IM David Fitzsimons has marvelously structured this training into two parts, viz. patterns and calculation—if you know the position, you will recognize the pattern, and if you don’t, you will calculate your way out of it.
Silman wrote, “The acquisition of chess patterns is the main ingredient for chess mastery.” Why did he say that?
Chess is learned and played in two ways, viz. by learning to think and by learning to memorize.
Memorize as many positions as you can, and the fundamental ideas in them.
The rest, you calculate and analyze over the board.
Just like in college exams.
You study and memorize what’s in the syllabus, and you solve on the spot what’s out of it.
The problem is, for the college exams, you can prepare for it in a matter of months. But for chess, it is not so.
You have to keep studying and practicing for years to internalize even the most common patterns… to whip them out almost unconsciously over the board.
For instance, if you are a Nakamura or Eric Rosen fan, you probably have watched their puzzle rushes.
That inhuman-like, insane speed with which they solve the puzzles… that’s pattern recognition at work.
Want to boost your pattern recognition skill to such a high level?
Start with IM David Fitzsimons’ brand-new course Patterns and Calculation.
David has marvelously structured this training into two parts, viz. patterns and calculation—if you know the position, you will recognize the pattern, and if you don’t, you will calculate your way out of it.
Here’s what you would learn:
- Forcing perpetual checks. When you are in a dire position, the only way out might be a perpetual check. Easy, right? Just keep checking over and over again. What if the king finds a shelter though? Learn how to stop that.
- Mates abound. Talking about patterns, every beginner studies it. Every IM studies it. Perhaps, even GMs revise them from time to time. You should too. Learn your mating patterns like the back of your hand. No excuses!
- Spotting resources. A very important trick to win games consistently is to see what your opponent can’t. Not once or twice, but regularly and whenever you want. Let Fitzsimons show you how.
- Rare candidate moves. You can play good moves only when you can find them first. Solution: Go through Chapter 9 and 10 carefully. Master the art of discovering rare candidate moves every single time.
- Calculation cut short. Yes, yes, we know the tree of analysis and all. But you only have a few minutes left on the clock. How to calculate your lines and still manage your time? Chapter 16 will be of great help to you.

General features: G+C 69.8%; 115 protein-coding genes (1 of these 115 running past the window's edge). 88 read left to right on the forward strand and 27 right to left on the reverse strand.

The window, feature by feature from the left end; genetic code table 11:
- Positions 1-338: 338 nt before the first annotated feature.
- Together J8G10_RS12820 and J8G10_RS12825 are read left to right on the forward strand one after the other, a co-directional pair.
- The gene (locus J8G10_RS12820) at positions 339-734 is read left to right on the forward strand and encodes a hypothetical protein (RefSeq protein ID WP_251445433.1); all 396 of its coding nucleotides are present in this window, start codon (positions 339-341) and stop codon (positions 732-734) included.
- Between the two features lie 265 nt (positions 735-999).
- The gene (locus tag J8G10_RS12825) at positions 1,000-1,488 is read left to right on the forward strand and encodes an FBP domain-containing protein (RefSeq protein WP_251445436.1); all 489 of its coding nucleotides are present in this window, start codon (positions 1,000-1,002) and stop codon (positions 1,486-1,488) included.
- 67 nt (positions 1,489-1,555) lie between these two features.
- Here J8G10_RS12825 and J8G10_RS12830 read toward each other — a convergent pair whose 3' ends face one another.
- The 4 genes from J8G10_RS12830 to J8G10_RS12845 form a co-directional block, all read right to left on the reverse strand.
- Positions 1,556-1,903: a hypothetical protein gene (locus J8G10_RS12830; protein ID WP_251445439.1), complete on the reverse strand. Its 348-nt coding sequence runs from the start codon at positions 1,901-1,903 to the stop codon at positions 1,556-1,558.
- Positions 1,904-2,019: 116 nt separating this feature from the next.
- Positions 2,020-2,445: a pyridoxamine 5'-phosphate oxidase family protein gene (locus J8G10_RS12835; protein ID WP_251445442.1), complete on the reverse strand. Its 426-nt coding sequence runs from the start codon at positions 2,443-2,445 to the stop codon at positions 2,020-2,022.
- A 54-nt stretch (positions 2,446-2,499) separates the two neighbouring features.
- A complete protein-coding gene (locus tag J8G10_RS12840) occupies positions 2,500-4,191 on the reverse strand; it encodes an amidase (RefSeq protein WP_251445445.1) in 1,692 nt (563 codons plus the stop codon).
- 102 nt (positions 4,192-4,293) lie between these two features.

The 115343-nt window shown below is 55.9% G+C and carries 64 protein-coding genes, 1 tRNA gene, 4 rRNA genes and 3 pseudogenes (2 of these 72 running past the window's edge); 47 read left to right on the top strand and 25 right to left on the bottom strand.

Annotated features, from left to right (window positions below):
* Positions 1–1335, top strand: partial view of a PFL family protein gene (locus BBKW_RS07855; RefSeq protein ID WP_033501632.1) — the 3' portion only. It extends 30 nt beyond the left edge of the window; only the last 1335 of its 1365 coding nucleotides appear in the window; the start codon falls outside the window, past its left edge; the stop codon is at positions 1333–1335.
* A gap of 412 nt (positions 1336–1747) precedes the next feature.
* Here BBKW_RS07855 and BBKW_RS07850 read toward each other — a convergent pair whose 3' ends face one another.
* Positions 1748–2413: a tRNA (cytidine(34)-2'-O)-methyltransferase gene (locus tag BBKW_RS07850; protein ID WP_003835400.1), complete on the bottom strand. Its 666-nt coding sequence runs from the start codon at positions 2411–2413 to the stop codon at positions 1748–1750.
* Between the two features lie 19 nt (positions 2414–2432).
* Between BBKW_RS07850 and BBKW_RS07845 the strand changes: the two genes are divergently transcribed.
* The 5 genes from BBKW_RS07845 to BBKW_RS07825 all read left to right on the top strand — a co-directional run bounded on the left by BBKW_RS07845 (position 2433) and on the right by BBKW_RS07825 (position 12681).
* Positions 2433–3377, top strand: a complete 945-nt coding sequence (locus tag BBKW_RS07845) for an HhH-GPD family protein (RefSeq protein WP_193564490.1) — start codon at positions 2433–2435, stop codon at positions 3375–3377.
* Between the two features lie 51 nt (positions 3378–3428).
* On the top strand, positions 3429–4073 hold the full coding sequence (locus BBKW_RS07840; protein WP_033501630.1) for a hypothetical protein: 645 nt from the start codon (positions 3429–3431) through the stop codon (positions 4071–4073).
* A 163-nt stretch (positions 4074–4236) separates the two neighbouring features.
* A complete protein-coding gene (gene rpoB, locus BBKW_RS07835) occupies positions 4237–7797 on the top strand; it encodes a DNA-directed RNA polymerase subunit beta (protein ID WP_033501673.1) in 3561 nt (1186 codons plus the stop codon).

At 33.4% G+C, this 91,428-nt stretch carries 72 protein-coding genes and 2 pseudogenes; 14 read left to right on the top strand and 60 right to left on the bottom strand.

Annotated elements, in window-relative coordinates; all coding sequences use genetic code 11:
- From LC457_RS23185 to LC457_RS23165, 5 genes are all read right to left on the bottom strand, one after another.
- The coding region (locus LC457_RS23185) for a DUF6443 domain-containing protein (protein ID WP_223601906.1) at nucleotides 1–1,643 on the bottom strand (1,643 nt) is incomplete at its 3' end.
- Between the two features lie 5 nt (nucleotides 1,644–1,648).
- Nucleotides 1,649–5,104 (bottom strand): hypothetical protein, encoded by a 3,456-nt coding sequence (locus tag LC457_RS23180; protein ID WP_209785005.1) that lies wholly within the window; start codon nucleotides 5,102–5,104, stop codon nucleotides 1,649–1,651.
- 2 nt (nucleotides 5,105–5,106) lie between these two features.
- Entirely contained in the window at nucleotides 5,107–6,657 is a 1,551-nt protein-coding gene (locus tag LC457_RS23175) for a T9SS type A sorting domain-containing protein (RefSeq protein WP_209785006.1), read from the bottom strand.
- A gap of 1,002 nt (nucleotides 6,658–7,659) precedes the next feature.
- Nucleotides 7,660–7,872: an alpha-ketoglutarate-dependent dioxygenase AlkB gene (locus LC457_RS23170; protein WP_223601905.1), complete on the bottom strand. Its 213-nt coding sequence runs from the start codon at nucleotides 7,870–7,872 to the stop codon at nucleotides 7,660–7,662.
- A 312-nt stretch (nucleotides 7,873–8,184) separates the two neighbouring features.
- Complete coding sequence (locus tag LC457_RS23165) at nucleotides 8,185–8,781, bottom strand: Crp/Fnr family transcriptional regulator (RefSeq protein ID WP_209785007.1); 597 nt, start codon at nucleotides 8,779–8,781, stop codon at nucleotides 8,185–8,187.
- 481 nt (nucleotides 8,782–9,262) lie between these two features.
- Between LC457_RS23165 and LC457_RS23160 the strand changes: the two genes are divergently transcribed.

20 chapters with video lessons spanning over 10 hours.
Fitzsimons is one of those chess coaches who do not hold back while creating a course. And this one is no different.
TONS of value. Costs almost nothing.
What’s stopping you from becoming a chess pattern and calculation monster though?
Chapter 1. Mating Patterns 1
Chapter 2. Mating Patterns 2
Chapter 3. Tactical Patterns In The Opening 1
Chapter 4. Tactical Patterns In The Opening 2
Chapter 5. Tactical Patterns In The Middlegame 1
Chapter 6. Tactical Patterns In The Middlegame 2
Chapter 7. Tactical Patterns In The Endgame 1
Chapter 8. Tactical Patterns In The Endgame 2
Chapter 9. Candidate Moves 1
Chapter 10. Candidate Moves 2
Chapter 11. Comparison
Chapter 12. Elimination
Chapter 13. Deep Calculation 1
Chapter 14. Deep Calculation 2
Chapter 15. Spotting Resources For The Opponent
Chapter 16. Calculation Cut Short
Chapter 17. Training Calculation Combinations
Chapter 18. Training Calculation Studies
Chapter 19. Training Calculation Pawn Endings
Chapter 20. Training Calculation Complex Positions
About the Author:
IM David Fitzsimons (2416 FIDE)
Is an International Master from Ireland. He achieved this title in 2018 having reached a peak rating of 2416 in 2015, and scoring his three IM norms in consecutive seasons of the Four Nations Chess League (4NCL) from 2016 – 2018. He became the first and only Irish player to win an international open event, the inaugural Summer Prague Open in 2014, and has won numerous tournaments and national and regional titles in classical chess, rapid, and blitz. He has played for Ireland in two Olympiads (2010 and 2018) and has been selected to represent Ireland again at the upcoming Moscow Olympiad.